June 8, 2008
The Day the Traffic Did Not Stop in Hartford
By PETER APPLEBOME
The video of a 78-year-old man being tossed in the air after being hit by a car and then left in the street like a discarded food wrapper would have been hideous whoever the victim.
... The least anonymous man on Park Street, who, thanks to one sickening video, became an unlikely symbol of the scary anonymity of the modern street.
.. “Everyone knows Ponce and everyone loves Ponce,” said Marisa Estrada, who tends bar at El Bohio. “He’s the one who’s always doing something for someone else, so how could anyone have done this to him?”
Mr. Torres, in critical condition and apparently paralyzed, would have been merely the subject of a local crime story if not for two things.
The first is the insatiable appetite for daily video of the Internet and the nightly news. This one came in the form of a police video from May 30 that shows two cars, what looked like a dark Honda chasing a tan Toyota. Traveling on the wrong side of the street, the first just misses Mr. Torres, who had just bought milk at the corner store. The second hits him, sending him flying over the windshield. Both cars speed off. As Mr. Torres lies on the pavement, nine cars go past without stopping, people walk by or stop and look, seemingly without doing anything to stop traffic or comfort him, until a police cruiser on its way to another call drives up.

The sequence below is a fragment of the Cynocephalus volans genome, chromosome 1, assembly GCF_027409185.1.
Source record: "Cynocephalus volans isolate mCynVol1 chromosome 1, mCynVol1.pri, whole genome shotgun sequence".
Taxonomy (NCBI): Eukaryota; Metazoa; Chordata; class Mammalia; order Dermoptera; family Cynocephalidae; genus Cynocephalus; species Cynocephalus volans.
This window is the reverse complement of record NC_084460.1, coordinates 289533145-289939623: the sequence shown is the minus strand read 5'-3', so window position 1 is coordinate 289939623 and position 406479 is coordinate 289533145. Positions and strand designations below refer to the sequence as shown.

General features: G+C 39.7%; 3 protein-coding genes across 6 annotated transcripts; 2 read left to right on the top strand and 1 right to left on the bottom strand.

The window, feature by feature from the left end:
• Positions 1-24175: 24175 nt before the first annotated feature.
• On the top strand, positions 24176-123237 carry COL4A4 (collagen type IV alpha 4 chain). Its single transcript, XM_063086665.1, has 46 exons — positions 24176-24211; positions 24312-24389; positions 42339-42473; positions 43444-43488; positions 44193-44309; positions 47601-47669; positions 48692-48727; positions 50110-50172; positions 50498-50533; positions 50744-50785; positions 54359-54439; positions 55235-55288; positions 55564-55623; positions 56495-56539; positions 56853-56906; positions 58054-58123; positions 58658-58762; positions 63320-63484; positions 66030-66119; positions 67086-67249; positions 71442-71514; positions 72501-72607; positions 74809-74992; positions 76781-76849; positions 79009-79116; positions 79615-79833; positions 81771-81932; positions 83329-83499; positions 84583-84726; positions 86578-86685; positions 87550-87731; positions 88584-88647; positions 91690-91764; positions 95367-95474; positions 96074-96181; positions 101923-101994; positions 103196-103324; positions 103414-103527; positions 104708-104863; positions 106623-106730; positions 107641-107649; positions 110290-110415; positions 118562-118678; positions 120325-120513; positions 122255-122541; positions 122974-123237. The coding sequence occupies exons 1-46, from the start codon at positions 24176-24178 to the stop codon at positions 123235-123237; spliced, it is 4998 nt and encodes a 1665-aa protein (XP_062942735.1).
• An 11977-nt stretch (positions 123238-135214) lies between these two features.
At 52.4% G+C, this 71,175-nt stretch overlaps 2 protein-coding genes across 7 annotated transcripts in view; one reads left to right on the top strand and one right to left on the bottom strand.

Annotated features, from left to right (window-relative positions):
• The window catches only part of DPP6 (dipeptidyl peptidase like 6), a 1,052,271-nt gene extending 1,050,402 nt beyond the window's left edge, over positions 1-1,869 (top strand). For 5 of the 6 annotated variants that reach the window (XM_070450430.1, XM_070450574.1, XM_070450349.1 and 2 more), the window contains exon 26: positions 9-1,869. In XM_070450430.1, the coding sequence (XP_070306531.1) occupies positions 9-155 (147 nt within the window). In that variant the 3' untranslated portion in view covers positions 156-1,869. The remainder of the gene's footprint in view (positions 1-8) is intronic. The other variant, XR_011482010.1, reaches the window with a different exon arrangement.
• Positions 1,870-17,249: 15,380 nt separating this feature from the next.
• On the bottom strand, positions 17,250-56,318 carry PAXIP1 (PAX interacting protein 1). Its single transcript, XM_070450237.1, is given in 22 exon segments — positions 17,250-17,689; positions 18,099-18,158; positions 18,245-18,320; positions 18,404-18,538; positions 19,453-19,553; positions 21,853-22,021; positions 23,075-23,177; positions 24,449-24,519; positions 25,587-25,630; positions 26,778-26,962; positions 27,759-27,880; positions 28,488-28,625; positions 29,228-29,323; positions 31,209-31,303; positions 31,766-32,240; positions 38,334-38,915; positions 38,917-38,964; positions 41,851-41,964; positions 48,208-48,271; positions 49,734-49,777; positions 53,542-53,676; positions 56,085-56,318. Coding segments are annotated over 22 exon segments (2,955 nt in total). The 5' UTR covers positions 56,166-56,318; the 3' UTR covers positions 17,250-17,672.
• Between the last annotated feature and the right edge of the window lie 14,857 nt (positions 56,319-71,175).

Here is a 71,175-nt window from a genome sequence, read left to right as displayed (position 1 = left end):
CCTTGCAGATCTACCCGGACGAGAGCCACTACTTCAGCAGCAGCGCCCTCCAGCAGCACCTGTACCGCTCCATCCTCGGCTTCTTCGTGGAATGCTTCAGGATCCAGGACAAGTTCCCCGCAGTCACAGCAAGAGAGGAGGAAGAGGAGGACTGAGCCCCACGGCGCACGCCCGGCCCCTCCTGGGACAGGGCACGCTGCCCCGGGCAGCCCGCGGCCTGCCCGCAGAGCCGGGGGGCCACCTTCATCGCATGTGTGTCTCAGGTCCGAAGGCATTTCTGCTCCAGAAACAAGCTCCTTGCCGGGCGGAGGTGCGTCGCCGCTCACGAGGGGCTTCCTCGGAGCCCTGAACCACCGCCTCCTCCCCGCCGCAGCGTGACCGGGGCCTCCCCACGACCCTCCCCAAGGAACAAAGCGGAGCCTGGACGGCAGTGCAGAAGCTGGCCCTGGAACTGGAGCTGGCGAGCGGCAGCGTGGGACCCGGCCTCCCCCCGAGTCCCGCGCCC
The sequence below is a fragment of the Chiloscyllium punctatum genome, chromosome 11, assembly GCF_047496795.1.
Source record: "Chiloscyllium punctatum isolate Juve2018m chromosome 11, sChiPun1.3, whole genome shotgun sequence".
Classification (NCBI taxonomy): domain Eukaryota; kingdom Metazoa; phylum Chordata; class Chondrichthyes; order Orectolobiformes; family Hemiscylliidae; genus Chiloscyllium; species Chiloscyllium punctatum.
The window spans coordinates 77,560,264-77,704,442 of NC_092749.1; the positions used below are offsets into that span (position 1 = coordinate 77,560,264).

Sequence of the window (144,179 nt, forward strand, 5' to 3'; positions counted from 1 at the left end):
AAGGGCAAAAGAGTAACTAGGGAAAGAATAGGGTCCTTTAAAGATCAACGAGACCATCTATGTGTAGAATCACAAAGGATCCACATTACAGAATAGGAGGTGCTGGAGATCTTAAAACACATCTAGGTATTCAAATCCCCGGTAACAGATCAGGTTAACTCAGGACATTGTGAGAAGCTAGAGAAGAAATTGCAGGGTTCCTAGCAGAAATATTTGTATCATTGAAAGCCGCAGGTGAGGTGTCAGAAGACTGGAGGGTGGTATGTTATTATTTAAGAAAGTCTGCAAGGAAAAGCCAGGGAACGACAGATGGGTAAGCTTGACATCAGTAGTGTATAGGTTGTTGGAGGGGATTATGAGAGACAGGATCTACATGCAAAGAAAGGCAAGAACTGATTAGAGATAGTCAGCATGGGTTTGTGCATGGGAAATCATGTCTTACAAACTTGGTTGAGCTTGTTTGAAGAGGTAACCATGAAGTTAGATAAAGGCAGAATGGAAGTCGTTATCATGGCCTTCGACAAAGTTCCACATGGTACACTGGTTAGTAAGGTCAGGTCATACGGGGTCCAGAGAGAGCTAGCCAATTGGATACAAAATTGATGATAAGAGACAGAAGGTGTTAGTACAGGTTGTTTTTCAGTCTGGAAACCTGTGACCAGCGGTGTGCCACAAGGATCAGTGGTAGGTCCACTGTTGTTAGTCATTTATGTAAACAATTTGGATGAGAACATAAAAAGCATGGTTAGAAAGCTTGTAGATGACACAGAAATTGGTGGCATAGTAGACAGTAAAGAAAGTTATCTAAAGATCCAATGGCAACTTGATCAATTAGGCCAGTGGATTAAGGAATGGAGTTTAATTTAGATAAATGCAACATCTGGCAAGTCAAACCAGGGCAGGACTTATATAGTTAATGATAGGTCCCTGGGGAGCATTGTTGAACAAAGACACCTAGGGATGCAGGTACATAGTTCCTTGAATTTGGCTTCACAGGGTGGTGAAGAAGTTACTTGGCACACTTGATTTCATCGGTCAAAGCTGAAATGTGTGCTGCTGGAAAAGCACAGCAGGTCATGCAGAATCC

On Friday, people were still trying to make sense of what had happened. Some, like David Myers, 29 and unemployed, who was on Park Street where Mr. Torres was hit, said the metaphor was simpler than the reality. Rather than being indifferent, four people did telephone 911, he and others said. It happened so fast that many did not quite know what to do. (The police arrived in just over a minute.) People knew that the worst thing they could do would be to try to move an accident victim.
Others tried to put what happened in the context of street sociology. The accident occurred on a frazzled block across from a vacant lot, an area favored by homeless people and, some say, by drug users. One block over, where El Bohio is, where there’s more commerce and a stronger sense of community, people would have reacted faster, would have been more likely to recognize who the victim was and render aid.
But, of course, that man lying on Park Street might have been a homeless person or a drug user, and he might be Ponce with a container of milk, but he was still a human being, said Mr. Torres’s son, Angel Arce. If we can’t all be heroes, any human being, in the most traumatic moment of his life, deserves someone to stop traffic, someone to hold his hand until help arrives, deserves someone who would have responded the way that Ponce almost certainly would have. And, Mr. Arce added, he certainly deserves someone to come forward with information about the drivers, both still unidentified.
And if Mr. Myers has a point on broader societal failings, surely the lesson isn’t to adjust responsibility down, it is to adjust compassion up, as the elderly man lying on the street did.
So if Mr. Arce takes some solace from calls of support and the cards from 100 children at a local elementary school, it’s hard to get past the image of his father alone on the street.
“It makes me angry and it leaves me hurt,” Mr. Arce said. “To think of him there and no one to grab his hand, to offer comfort. He was always there helping everyone in their time of need and in his time, no one was there for him.”